How Can I Terminate Parental Rights?

I have discussed it before, but it’s worth repeating: Family Law has a strange mythology. One of those myths is the myth of terminating your parental rights (or “signing your rights away”). I don’t know where it comes from and—despite my best efforts—I haven’t figured out how to make it go away. This is a big body of knowledge that everyone seems to “know,” little of which is true or even close to true. Some of it’s TV. Some of it’s family. The rest?—I don’t really know where it comes from.

parental rights

Somewhere along the way, everyone (or at least a lot of people who call me) decided that your parental rights and responsibilities are something to be given away, like a coat or a book. They are not. You do not give your parental rights away—they must be taken from you.

There are two ways that someone’s parental rights may be terminated:

  1. The child is adopted.
  1. DHS terminates someone’s parental rights through a Dependency/Neglect case.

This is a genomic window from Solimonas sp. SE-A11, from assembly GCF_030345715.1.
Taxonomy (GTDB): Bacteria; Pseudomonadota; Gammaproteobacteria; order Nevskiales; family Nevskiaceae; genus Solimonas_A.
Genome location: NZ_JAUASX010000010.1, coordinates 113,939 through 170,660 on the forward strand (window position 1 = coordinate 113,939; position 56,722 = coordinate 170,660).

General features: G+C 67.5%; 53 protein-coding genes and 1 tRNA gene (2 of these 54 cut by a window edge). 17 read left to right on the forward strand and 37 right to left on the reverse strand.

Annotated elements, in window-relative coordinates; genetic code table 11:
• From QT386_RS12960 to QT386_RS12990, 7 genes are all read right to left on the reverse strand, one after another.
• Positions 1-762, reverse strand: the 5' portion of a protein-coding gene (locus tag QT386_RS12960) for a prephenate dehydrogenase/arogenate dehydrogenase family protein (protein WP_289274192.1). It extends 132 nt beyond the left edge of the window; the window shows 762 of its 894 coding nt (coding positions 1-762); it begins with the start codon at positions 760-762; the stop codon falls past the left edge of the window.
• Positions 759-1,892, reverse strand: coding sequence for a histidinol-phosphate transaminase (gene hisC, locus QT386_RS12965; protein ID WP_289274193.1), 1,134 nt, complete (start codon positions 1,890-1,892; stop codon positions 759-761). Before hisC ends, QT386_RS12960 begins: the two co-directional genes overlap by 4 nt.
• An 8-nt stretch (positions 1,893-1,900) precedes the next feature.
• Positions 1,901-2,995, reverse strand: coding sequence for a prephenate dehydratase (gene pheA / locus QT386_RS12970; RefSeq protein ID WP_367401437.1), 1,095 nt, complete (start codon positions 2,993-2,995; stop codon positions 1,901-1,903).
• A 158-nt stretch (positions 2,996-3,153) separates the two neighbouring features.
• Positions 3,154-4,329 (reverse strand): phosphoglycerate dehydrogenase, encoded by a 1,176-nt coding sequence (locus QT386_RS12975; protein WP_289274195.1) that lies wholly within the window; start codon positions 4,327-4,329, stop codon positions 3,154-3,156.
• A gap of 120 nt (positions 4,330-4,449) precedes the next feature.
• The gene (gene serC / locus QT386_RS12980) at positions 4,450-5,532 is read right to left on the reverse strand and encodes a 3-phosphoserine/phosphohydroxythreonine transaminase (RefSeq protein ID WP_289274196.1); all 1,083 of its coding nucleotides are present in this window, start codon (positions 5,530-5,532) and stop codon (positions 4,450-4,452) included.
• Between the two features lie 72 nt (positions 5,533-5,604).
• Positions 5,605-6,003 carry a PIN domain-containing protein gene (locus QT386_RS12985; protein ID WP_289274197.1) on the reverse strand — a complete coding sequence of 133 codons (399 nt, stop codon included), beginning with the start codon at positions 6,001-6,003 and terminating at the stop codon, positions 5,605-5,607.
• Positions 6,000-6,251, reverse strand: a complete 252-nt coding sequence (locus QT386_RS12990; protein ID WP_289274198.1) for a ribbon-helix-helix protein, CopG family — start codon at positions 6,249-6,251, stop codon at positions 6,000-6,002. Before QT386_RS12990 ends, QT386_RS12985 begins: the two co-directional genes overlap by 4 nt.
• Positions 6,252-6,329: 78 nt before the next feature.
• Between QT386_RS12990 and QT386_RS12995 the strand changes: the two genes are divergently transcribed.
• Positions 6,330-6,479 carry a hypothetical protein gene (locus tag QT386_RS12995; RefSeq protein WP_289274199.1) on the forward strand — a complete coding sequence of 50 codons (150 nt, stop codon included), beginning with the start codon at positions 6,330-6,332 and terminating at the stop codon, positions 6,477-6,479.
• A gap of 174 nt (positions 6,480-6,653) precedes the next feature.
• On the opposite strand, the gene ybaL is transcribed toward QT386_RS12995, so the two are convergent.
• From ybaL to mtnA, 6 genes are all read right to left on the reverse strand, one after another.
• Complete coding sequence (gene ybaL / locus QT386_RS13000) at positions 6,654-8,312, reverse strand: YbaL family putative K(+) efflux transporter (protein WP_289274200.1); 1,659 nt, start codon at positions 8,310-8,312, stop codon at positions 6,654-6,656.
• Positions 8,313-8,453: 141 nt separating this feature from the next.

In an adoption, one of the following things are happening:

a) a court is replacing two biological parents with two new biological parents. This is what you might call a “traditional” adoption.

b) A court is replacing two biological parents with one biological parent. This is a “single-parent adoption.”

c) A court is replacing one biological parent with a non-biological parent who’s married to one. This is a “stepparent adoption.”

In each of these scenarios, at least one person is going from parent to non-parent. From a legal perspective, it is as though the parent never existed—his or her parental rights have been terminated.

The other way that someone can lose his or her parental rights is through a DHS proceeding. This process normally takes around a year, at which point there is a final Termination of Parental Rights (TPR) hearing. This doesn’t happen by accident.

The point of all this is simple: If you are a parent, you stay a parent until a Court says so. You are still responsible for supporting the child until a court says’s you’re not, and any back-due child support sticks around even after your rights are terminated.